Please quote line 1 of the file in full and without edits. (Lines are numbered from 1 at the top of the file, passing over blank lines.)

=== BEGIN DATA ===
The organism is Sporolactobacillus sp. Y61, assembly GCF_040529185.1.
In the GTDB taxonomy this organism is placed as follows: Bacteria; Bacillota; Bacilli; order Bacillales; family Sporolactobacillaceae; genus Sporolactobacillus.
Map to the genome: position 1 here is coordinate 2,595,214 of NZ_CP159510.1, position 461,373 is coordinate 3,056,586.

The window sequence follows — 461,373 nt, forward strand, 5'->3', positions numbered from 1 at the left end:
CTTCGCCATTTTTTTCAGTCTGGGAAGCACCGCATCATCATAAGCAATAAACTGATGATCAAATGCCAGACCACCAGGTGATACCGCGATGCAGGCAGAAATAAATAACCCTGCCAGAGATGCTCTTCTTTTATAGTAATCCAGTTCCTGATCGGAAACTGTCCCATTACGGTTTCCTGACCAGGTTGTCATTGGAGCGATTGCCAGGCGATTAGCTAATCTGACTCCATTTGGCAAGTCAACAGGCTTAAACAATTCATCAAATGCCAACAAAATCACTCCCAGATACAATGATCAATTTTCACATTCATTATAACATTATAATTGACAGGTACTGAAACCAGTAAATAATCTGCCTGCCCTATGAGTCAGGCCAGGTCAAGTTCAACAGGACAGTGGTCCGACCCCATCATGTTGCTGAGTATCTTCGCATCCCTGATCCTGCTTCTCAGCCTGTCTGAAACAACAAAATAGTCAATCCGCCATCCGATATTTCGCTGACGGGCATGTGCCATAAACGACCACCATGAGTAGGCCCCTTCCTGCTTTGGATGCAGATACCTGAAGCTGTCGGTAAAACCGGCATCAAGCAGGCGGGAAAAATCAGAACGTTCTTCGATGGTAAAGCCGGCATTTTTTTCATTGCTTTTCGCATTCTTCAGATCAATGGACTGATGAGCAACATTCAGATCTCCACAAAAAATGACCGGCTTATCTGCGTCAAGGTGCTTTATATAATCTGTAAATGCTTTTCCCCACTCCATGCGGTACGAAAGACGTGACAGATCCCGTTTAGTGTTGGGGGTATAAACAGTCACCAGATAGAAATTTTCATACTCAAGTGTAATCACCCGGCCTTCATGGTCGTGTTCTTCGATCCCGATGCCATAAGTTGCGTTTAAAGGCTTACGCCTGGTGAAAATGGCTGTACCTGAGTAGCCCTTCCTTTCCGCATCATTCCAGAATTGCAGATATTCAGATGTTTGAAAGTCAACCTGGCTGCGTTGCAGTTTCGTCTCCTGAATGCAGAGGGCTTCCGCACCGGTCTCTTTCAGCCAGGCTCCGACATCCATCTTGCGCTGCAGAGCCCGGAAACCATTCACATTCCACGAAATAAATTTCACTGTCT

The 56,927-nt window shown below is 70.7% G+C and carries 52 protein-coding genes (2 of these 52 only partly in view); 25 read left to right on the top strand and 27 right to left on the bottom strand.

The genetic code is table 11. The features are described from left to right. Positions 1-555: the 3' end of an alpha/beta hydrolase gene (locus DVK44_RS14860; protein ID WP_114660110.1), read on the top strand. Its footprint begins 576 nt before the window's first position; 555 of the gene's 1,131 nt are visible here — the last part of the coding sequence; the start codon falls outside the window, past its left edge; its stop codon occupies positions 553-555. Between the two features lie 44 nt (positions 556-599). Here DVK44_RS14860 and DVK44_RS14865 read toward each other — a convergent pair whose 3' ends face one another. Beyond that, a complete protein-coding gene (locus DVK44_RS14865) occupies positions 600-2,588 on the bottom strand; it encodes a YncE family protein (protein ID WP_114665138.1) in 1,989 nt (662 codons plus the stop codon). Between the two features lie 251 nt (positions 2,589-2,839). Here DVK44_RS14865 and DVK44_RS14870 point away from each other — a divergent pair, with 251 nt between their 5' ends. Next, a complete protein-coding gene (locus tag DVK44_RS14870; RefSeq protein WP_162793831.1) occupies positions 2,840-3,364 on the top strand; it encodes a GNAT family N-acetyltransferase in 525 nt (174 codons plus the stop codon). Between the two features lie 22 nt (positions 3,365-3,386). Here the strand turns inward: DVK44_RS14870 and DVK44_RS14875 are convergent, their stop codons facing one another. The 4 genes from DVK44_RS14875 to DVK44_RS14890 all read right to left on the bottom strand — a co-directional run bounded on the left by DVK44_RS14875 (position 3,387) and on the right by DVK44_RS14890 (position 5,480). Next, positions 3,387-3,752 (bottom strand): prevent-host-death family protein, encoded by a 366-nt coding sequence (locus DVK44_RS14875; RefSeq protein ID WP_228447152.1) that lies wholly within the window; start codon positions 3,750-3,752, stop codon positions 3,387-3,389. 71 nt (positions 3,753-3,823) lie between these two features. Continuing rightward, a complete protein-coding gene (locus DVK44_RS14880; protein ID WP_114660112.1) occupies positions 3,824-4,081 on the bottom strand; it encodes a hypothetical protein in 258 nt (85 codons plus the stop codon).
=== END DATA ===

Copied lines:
The organism is Sporolactobacillus sp. Y61, assembly GCF_040529185.1.